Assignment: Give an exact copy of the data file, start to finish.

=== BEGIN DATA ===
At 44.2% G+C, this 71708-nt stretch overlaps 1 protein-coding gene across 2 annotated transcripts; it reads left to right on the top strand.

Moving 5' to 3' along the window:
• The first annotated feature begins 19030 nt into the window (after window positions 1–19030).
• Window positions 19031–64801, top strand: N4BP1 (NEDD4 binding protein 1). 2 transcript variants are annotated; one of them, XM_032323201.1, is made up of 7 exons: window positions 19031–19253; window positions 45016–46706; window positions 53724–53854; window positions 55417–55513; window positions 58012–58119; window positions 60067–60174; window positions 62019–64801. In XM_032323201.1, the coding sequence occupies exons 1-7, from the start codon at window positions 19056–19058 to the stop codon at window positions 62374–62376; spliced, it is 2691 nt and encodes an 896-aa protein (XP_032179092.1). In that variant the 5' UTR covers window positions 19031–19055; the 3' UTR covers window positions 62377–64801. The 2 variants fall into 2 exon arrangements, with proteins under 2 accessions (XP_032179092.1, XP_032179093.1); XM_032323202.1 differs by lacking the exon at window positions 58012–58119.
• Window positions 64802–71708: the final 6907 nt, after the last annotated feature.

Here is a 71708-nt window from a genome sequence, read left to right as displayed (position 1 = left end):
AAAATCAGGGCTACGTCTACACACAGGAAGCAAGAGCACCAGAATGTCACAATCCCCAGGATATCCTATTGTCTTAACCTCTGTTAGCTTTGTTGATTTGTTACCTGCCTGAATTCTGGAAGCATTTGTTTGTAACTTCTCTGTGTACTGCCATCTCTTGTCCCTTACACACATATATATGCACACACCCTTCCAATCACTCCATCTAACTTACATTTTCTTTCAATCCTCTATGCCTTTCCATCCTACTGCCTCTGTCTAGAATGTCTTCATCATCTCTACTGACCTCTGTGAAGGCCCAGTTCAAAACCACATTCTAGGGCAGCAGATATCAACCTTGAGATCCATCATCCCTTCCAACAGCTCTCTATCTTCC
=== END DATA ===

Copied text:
At 44.2% G+C, this 71708-nt stretch overlaps 1 protein-coding gene across 2 annotated transcripts; it reads left to right on the top strand.

Moving 5' to 3' along the window:
• The first annotated feature begins 19030 nt into the window (after window positions 1–19030).
• Window positions 19031–64801, top strand: N4BP1 (NEDD4 binding protein 1). 2 transcript variants are annotated; one of them, XM_032323201.1, is made up of 7 exons: window positions 19031–19253; window positions 45016–46706; window positions 53724–53854; window positions 55417–55513; window positions 58012–58119; window positions 60067–60174; window positions 62019–64801. In XM_032323201.1, the coding sequence occupies exons 1-7, from the start codon at window positions 19056–19058 to the stop codon at window positions 62374–62376; spliced, it is 2691 nt and encodes an 896-aa protein (XP_032179092.1). In that variant the 5' UTR covers window positions 19031–19055; the 3' UTR covers window positions 62377–64801. The 2 variants fall into 2 exon arrangements, with proteins under 2 accessions (XP_032179092.1, XP_032179093.1); XM_032323202.1 differs by lacking the exon at window positions 58012–58119.
• Window positions 64802–71708: the final 6907 nt, after the last annotated feature.

Here is a 71708-nt window from a genome sequence, read left to right as displayed (position 1 = left end):
AAAATCAGGGCTACGTCTACACACAGGAAGCAAGAGCACCAGAATGTCACAATCCCCAGGATATCCTATTGTCTTAACCTCTGTTAGCTTTGTTGATTTGTTACCTGCCTGAATTCTGGAAGCATTTGTTTGTAACTTCTCTGTGTACTGCCATCTCTTGTCCCTTACACACATATATATGCACACACCCTTCCAATCACTCCATCTAACTTACATTTTCTTTCAATCCTCTATGCCTTTCCATCCTACTGCCTCTGTCTAGAATGTCTTCATCATCTCTACTGACCTCTGTGAAGGCCCAGTTCAAAACCACATTCTAGGGCAGCAGATATCAACCTTGAGATCCATCATCCCTTCCAACAGCTCTCTATCTTCC